The required disclosures and forms of disclosure vary depending on the situation and the registrant. In general, under Section 13(a) of the Exchange Act (codified in 15 U.S.C. § 78m), companies with registered publicly held securities and companies of a certain size are called "reporting companies," meaning that they must make periodic disclosures by filing annual reports (10KsForm 10-K) and quarterly reports (10QsForm 10-Q). Reporting companies must also promptly disclose certain important events  (8KsForm 8-K). These periodic reports include or incorporate by reference types of information that would help investors decide whether a company's security is a good investment. Information in these reports includes information about the company's officers and directors, the company's line of business, audited financial statements (only required for annual reports using Form 10-K), and the management discussion and analysis section (in which the company's management discusses the prior year's performance and their plans for the next year).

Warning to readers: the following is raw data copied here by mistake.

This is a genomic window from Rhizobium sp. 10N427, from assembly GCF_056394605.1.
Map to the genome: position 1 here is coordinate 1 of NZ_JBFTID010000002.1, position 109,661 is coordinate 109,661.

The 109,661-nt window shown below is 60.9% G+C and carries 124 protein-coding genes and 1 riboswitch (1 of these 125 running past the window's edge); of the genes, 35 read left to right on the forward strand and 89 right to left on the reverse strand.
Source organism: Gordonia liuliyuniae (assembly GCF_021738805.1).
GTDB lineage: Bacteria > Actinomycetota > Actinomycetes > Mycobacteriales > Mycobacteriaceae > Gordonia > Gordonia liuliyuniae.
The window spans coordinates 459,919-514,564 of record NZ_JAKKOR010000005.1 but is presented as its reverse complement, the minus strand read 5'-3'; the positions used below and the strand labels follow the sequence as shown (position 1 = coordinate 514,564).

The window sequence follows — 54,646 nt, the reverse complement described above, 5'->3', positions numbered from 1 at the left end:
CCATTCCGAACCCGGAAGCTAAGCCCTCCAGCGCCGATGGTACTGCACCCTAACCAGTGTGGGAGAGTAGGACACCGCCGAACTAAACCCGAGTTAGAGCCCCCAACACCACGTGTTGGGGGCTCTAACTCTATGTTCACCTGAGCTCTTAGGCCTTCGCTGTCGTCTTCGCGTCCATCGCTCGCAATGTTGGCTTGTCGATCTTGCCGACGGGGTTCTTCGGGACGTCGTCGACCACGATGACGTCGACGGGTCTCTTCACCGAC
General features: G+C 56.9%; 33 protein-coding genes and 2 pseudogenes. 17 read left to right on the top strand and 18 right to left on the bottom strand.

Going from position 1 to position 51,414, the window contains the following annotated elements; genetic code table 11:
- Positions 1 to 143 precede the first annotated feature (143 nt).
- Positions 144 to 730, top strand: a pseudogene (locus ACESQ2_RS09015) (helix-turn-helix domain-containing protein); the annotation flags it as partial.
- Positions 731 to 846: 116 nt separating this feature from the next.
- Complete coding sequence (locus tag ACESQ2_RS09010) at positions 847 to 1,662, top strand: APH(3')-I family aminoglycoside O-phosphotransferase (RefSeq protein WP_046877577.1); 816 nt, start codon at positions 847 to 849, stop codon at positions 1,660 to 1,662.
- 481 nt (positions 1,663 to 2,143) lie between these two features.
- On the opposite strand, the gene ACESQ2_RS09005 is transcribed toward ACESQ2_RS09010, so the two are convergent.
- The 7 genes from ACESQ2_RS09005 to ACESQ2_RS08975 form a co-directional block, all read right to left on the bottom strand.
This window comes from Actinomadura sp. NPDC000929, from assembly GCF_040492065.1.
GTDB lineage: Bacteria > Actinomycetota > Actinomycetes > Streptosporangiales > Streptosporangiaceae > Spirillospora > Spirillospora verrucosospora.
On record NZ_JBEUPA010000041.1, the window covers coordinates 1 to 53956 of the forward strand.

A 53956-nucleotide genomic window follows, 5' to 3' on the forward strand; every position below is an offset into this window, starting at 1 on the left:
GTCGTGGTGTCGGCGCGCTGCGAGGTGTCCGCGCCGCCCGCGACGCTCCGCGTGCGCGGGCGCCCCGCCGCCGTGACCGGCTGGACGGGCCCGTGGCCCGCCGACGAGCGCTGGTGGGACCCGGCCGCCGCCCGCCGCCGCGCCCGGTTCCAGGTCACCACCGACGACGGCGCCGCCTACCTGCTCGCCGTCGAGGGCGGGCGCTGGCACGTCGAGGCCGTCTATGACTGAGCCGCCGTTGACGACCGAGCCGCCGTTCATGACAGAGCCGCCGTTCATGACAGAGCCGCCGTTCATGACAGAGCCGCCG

The Exchange Act also mandates disclosure at certain crucial points so that investors can make an informed decision before purchasing stock. Sections 14(a)-(c) (codified in 15 U.S.C. § 78n(a)-(c)) govern disclosure during proxy contests, when various parties might solicit an investor's vote on a corporate action or to vote for certain board members. All disclosure materials must be filed with the SEC.

If a party makes a tender offer, by attempting to buy up 5% or more of the company's stock on the open market, the Williams Act governs (Sections 13(d)-(e) codified in 15 U.S.C. § 78m(d)-(e)14(d)-(e) codified in 15 U.S.C. § 78n(d)-(e)). A tender offeror must also file disclosure documents with the SEC that disclose its future plans relating to its holdings in the company This information allows investors to decide whether to sell or not.